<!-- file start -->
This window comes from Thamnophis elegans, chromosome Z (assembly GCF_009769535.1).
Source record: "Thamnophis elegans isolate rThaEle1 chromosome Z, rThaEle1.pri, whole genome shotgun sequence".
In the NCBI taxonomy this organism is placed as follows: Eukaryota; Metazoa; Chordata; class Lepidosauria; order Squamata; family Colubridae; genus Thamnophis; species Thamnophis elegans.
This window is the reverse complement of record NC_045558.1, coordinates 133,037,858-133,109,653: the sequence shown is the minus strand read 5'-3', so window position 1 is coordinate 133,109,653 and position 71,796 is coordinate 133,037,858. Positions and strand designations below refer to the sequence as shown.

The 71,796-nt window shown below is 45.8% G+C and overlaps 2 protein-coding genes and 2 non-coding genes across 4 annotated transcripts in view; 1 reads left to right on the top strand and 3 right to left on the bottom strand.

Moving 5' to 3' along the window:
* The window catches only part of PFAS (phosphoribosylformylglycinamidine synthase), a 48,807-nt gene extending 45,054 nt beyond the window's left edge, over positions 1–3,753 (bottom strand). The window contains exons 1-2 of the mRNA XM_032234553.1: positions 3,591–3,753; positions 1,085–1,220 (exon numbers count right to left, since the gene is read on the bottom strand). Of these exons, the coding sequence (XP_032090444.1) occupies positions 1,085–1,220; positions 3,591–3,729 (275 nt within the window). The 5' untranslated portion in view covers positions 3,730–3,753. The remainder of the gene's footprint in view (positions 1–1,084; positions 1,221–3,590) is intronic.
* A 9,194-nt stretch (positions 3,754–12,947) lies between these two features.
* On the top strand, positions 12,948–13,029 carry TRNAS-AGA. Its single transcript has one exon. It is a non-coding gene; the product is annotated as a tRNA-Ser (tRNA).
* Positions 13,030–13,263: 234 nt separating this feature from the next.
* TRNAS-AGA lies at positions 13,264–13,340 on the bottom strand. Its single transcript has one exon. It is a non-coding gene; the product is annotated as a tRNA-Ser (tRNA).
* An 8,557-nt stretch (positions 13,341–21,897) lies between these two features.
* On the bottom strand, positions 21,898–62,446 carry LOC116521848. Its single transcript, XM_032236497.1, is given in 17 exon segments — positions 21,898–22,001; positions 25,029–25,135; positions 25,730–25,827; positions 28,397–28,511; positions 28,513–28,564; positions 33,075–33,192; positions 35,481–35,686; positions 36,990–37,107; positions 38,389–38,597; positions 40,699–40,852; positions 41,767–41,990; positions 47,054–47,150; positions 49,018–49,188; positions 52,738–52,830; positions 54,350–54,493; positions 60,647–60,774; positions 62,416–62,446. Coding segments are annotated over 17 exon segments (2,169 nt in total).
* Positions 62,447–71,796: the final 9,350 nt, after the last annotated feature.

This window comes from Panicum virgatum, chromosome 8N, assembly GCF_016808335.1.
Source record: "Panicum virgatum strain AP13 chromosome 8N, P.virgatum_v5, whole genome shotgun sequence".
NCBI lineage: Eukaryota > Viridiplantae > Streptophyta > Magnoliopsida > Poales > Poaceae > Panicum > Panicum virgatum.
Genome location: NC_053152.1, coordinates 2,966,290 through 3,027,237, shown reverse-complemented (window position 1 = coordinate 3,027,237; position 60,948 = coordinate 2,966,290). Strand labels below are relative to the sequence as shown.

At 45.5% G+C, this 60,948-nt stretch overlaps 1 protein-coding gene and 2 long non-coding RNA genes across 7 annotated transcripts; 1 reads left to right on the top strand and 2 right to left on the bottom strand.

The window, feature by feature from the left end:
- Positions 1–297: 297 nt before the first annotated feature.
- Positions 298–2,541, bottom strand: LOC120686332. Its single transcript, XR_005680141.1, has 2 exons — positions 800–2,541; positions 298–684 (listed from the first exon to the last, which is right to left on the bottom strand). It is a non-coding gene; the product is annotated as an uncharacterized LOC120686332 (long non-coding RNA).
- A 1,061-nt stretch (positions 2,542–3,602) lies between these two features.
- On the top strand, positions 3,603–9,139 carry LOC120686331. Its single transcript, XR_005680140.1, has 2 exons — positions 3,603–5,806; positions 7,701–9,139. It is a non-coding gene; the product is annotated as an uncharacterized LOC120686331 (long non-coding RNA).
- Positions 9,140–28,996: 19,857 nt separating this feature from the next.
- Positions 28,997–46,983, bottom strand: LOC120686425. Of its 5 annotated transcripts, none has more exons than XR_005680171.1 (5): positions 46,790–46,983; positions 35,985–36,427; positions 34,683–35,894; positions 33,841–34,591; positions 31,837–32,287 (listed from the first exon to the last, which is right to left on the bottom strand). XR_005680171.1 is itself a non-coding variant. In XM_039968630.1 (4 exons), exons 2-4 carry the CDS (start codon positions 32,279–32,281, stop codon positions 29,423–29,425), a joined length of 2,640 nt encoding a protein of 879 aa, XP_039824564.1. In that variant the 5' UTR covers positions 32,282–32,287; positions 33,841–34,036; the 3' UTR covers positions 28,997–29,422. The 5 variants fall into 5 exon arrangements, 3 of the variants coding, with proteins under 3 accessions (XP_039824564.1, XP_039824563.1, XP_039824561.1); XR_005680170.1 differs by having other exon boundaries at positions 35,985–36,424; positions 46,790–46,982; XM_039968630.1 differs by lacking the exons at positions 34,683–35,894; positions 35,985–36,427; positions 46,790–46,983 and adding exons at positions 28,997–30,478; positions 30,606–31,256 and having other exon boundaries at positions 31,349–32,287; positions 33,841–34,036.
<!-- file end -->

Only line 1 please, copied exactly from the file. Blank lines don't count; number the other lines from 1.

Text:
This window comes from Thamnophis elegans, chromosome Z (assembly GCF_009769535.1).